Two ways of rendering a circle pack, on the left trying to style all elements using traditional data visualization principles, on the right using d3-annotation to instantiate and style the containers.

The above circle packs both use the same dataset: a collection of students split by ethnicity, gender, socioeconomic status and final grade. I created the one on the left as an example of how to use the layout in D3. It was meant not to be a final product but rather to demonstrate a few strategies to maximize the circle pack’s strengths and obviate its weaknesses. It uses labels crudely, because labeling circles is hard, and color (for gender and ethnicity) and lack of color to differentiate between a categorical container (which have no outlines) and a student (which do but are not filled).

I was grudgingly happy with it, especially in its role as a tech demo to help advanced D3 users better understand how to deploy a circle pack. But in comparison to the chart on the right, it seems a crude gadget designed only to impress people with its visual complexity. Using d3-annotation to represent the containers in a circle pack took less time and effort than painstakingly creating custom rules and yet the results were exponentially better.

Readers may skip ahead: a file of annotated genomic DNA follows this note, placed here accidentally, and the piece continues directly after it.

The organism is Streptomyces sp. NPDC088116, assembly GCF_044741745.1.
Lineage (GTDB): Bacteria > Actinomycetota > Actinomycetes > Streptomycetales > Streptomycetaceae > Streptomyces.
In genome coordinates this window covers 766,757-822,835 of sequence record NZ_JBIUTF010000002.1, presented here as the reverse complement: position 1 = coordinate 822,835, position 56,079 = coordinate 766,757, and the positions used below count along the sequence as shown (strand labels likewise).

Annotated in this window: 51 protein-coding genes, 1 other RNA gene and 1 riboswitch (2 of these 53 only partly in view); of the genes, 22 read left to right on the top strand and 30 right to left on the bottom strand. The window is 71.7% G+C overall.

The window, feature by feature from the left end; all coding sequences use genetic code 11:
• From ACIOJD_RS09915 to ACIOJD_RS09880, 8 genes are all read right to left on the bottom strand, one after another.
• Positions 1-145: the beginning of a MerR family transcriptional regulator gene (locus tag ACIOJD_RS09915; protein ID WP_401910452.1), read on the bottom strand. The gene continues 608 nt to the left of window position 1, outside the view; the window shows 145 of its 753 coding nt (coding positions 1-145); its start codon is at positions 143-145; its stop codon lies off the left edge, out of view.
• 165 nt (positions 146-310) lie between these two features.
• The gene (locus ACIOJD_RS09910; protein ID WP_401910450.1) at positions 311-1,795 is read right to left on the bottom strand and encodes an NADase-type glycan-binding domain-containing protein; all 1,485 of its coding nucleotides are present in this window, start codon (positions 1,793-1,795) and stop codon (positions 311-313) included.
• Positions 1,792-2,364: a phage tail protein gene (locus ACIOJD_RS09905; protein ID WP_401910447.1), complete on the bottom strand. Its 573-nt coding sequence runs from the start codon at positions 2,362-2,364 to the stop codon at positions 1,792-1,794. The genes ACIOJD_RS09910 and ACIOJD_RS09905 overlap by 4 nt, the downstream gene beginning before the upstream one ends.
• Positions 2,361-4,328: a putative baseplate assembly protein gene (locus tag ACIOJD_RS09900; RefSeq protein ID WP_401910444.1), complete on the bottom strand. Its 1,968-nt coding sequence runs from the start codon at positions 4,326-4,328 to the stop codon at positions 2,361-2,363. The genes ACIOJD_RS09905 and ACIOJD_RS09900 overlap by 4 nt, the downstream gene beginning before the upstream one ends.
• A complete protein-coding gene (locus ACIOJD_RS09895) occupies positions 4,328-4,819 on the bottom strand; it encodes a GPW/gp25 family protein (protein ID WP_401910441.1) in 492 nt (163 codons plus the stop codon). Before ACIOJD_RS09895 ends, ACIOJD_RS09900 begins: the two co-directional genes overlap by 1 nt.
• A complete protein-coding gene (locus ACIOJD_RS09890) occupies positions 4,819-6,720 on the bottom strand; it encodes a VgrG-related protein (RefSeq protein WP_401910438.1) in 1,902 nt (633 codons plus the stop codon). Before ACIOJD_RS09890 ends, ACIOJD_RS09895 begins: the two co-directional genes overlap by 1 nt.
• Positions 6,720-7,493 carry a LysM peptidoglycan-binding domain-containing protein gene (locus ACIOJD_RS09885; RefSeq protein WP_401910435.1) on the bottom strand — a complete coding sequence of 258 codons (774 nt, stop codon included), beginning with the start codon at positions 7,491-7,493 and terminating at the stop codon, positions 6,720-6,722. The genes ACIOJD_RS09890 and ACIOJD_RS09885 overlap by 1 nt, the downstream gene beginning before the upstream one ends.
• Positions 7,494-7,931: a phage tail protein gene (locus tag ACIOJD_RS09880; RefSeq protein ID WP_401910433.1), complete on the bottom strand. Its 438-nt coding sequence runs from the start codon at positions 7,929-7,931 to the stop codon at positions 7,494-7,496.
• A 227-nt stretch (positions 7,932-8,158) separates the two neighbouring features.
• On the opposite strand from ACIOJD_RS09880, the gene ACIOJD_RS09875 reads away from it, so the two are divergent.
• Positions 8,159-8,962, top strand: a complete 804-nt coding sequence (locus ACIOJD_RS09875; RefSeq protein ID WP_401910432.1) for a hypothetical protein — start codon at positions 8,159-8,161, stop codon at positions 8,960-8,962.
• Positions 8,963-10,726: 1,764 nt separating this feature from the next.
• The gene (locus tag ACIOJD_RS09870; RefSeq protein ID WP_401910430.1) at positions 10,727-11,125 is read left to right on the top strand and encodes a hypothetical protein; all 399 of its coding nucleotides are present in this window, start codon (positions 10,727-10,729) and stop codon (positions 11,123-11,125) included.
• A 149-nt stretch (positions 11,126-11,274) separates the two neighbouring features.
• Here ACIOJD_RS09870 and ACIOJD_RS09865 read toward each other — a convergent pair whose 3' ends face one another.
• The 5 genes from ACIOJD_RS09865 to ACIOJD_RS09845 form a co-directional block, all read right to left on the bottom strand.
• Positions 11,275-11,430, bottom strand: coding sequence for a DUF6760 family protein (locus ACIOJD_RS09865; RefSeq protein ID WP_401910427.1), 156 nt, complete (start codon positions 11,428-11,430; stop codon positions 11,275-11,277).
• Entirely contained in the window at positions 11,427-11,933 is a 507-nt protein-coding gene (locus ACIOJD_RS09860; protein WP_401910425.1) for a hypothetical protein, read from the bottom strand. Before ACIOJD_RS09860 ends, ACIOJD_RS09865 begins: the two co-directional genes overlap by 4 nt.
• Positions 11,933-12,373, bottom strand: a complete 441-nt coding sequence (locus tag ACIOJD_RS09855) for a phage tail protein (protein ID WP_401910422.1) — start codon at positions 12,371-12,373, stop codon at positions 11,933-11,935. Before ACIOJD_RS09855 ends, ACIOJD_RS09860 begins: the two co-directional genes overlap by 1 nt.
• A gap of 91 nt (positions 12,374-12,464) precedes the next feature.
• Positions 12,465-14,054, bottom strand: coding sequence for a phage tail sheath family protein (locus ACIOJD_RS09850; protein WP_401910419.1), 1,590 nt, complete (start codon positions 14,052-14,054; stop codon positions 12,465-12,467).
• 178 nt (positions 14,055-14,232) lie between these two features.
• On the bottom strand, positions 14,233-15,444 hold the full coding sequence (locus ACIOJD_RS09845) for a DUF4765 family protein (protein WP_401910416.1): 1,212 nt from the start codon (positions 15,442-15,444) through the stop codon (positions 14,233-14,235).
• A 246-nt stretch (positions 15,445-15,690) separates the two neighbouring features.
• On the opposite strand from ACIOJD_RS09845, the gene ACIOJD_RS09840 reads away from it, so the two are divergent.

Partly that’s because of the technical capabilities of d3-annotation but mostly it’s because I was working on it while thinking of annotations. Rather than thinking of how I might use the available channels of a circle to encode information, I was thinking about how I would label groups of students, and how I might differentiate those labels. It put me in mind of wondering how people could quickly and easily read the chart. Annotations are like simple sentences with a subject and a predicate; making them makes me more interested in communication than I am when I’m instantiating simple lines and circles.

As a result I spent less time while still making a better chart. I’ve noticed that by integrating d3-annotation into my work the data visualization products I build are better and in some cases seem to be a different class of product. I would argue that annotations make charts better but they also make some charts into schematics, and that’s an exciting class of data visualization product to be able to create as quickly and simply as I’ve been able to create charts with D3.

Check out Susie Lu’s d3-annotation